It’s National Disabilities Month again, dear readers, and today I’d like to talk more about gaming. However, this isn’t going to be a look at specific games or video game characters. We’ve done that bit to death. Instead, let’s talk about how gaming is being used as an actual therapeutic treatment for people with disabilities (PWD).
The use of gaming as a form of physical and/or occupational therapy isn’t just good for the body. It’s FAR MORE fun than a standard physical therapy session. Believe me, I’ve been through physical and occupational therapy many times, and the sessions can be soul-crushingly boring! Who wants to sit around doing the same movements over and over and over again? I, for one, would rather be doing something I enjoy. Changing up from standard therapy to something like gaming really gets people in a different frame of mind, and can make rehabilitation fun.
There has also been a lot of progress in this arena over the years, and it seems to have ramped up quite a bit recently. In 2009, there was a study performed with elderly patients at risk of falls, which utilized the Wii Bowling game to improve the patients’ balance and their gait (i.e. the manner in which they walk). After just six (6) sessions of this therapy, the patient’s balance and gait were measurably improved, and the results suggest that this kind of therapy is beneficial to reducing fall risks.
In 2012, another case study was done along these lines, but this time using the Wii Fit. This time, the system was used in an effort to improve aerobic capacity (the measure of the ability of the heart and lungs to get oxygen to the muscles) for patients who otherwise were not very mobile. To reiterate what I said above, using something like the Wii or the Wii Fit can be much more engaging to a patient who may be getting bored of their “same old, same old” routine in therapy. Can you get a high score? Can you beat your score from the last session? Think of the motivational aspect of that!
As far as specific games for treatment go, one was actually developed by the University of Southern California’s Institute for Creative Technologies back in 2013, and the program is still running today. Mystic Isle, a simplistic yet charming VR-style game, allows people who have had a stroke to rehabilitate the affected portions of their body through movement. It can be set up in a clinical or home setting, and captures the players’ movements through the use of the Microsoft Kinect (See? the Kinect is good for something). The game also quantifies and tracks patients’ movement in space as they tackle a series of rehab exercises, so therapists can get tangible data about their patients’ progress.
There are also systems for smaller-scale treatment out there. How many of us who sit and type at computers all day have ever gotten even a minor case of carpal tunnel syndrome? What about more severe hand injuries like broken bones or nerve damage? Well, there’s a piece of equipment out there known as the Music Glove that’s just for those cases. Therapists at the UPMC Rehabilitation Institute designed and implemented this neat little item to help with hand therapy, and it has apparently been well-received by patients. The glove allows patients to move their hands & fingers along with upbeat music, exercising the affected muscles. It uses an interface that looks a lot like what gamers have seen with games like Guitar Hero or Rock Band, and like Mystic Isle, the glove tracks progress and gives medical professionals a good data set for how the treatments are working.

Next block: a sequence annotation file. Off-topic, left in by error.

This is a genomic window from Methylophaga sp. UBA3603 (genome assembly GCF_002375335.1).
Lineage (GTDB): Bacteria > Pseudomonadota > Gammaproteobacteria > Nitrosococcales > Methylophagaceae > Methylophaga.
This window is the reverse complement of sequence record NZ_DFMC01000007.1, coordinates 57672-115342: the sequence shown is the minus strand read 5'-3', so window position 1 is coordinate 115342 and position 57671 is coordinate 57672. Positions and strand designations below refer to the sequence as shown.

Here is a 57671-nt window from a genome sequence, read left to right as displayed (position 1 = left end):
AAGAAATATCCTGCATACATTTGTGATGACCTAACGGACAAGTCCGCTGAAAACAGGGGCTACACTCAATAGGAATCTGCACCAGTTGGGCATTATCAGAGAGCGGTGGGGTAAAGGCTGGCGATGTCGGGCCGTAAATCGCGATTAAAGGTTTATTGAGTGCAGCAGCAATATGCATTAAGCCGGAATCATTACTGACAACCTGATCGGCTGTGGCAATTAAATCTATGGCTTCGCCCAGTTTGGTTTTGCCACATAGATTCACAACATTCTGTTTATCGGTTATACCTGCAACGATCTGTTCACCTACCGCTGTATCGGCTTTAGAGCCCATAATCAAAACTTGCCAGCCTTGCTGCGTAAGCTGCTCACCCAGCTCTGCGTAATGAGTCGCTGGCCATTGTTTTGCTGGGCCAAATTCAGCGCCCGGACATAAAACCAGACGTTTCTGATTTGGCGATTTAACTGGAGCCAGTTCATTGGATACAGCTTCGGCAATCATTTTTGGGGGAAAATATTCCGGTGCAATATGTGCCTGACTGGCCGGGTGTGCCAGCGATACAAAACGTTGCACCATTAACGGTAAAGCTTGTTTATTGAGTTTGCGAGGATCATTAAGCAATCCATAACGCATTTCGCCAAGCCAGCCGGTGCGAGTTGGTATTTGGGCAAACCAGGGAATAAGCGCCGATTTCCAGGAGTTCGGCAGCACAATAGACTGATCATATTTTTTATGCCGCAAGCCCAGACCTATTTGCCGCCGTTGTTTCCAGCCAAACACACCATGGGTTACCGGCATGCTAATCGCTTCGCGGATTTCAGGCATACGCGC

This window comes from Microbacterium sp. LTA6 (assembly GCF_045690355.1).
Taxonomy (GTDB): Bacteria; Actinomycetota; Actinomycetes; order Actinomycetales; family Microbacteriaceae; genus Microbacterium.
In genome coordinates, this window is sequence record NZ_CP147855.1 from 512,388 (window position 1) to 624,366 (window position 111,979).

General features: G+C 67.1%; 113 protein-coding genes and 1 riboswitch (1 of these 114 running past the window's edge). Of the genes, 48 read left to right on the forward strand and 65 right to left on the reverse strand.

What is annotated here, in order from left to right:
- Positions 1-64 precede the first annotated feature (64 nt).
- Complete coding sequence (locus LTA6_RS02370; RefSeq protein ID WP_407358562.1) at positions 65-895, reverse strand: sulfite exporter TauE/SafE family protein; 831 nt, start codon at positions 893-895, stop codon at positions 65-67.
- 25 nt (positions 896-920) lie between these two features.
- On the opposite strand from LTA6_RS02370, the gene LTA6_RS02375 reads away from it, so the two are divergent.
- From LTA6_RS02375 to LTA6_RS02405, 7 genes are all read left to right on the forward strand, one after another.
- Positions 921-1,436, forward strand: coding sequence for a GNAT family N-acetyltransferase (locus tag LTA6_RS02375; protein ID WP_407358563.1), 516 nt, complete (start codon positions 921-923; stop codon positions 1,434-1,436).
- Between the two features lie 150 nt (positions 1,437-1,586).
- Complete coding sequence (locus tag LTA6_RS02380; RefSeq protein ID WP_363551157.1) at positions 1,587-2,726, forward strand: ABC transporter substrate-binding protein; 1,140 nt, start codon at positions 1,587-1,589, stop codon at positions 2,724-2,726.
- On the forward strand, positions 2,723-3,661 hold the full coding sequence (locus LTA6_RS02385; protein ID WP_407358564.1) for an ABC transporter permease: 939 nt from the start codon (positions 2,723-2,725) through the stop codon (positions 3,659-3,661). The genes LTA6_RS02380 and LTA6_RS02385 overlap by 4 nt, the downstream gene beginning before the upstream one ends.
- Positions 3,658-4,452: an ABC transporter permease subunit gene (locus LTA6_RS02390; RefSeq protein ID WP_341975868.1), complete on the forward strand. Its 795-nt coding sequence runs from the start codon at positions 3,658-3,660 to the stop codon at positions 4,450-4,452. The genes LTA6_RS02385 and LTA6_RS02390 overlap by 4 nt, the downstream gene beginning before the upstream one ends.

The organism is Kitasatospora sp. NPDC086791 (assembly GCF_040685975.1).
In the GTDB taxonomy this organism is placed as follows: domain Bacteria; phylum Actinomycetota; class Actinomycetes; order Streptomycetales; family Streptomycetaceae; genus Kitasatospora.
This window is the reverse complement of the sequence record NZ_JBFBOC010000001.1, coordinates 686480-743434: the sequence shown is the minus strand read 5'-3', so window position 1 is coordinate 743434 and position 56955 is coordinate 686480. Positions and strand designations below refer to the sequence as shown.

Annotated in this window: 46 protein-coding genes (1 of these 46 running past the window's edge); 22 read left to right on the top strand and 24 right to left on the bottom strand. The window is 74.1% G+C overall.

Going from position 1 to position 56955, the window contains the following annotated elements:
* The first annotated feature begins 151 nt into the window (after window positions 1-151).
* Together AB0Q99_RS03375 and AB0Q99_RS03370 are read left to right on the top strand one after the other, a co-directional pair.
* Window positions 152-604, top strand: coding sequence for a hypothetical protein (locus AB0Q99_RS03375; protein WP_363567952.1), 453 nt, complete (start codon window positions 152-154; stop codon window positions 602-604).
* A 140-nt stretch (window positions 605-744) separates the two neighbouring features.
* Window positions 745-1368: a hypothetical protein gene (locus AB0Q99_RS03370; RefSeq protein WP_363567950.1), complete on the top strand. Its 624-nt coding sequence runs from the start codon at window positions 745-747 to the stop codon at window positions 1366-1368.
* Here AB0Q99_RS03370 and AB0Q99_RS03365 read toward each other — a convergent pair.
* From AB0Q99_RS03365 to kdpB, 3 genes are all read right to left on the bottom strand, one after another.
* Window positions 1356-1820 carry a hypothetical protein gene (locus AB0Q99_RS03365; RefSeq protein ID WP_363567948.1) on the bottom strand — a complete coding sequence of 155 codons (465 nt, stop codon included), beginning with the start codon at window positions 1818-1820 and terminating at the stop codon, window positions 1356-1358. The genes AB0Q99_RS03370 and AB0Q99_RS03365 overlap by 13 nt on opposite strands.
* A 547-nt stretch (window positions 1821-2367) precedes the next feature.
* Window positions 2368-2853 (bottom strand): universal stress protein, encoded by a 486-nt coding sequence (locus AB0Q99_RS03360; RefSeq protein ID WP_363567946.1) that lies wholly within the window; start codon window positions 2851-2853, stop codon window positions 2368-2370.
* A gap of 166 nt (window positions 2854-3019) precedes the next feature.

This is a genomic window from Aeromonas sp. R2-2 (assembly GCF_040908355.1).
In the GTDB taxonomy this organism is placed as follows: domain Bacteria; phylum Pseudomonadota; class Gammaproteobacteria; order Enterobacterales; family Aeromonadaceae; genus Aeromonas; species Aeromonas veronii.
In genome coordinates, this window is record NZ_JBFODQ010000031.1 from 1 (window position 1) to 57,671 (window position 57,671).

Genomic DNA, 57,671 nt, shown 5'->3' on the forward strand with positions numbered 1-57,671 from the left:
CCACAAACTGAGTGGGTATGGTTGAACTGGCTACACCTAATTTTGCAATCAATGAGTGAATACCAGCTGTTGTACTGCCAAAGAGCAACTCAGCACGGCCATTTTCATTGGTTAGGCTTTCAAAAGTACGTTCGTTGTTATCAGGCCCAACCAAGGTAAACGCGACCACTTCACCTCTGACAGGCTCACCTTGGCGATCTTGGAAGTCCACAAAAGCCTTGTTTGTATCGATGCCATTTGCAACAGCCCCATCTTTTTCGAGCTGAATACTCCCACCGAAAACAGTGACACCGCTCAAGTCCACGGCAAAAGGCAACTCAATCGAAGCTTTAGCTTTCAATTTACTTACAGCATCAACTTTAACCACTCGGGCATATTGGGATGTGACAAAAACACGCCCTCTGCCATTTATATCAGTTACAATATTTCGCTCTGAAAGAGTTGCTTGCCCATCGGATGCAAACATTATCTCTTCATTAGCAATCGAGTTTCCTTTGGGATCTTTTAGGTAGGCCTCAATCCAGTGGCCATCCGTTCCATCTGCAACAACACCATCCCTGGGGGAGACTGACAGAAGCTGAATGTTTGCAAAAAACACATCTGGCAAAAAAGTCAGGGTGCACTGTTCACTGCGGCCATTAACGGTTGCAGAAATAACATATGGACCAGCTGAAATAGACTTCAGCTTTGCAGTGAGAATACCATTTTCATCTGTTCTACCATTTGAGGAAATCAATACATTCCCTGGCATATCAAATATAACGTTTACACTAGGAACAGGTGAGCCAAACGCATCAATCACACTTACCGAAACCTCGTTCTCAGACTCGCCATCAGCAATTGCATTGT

Now we come to something a little more obscure, but by no means any less cool. In fact, in my opinion, this is one of the coolest things I’ve written about in a long time.
The CAREN system.
The website for CAREN (or Computer Assisted Rehabilitation ENvironment) bills it as “a versatile, multi-sensory system for clinical analysis, rehabilitation, evaluation and registration of the human balance system”. While it’s not as compact as the Wii or the Kinect, CAREN allows for a multitude of treatment options, with three typical set-ups. Patients can watch an IMAX-like screen that wraps around them, and move through various environments while supported by a sling-like device. The CAREN system can be used to improve gait, balance, strength, aerobic capacity, and probably has some application in the realm of weight loss, too.
It’s technology and innovation like this, in the field of gaming, that has those of us who live with disabilities more interested in actually following through with our treatment(s), getting motivated to move and heal, and generally improve our quality of life. It’s also giving therapists and other medical providers a new way of looking at treating patients, and could potentially better the relationship between patient and medical professional. All in all, gaming can do some amazing things for people with disabilities, and I for one hope that this kind of thing continues and that we see more cool stuff like this in the near future.
If you liked this article, here’s a treat for you: A few of us here at PCU will also be speaking about disabilities and gaming at this year’s Awesome Con in Washington DC. Come out and join the discussion on Saturday, March 31!
Also, let us know what you think about the use of video games for therapy, dear readers; and stay tuned to Pop Culture Uncovered as we continue to geek out!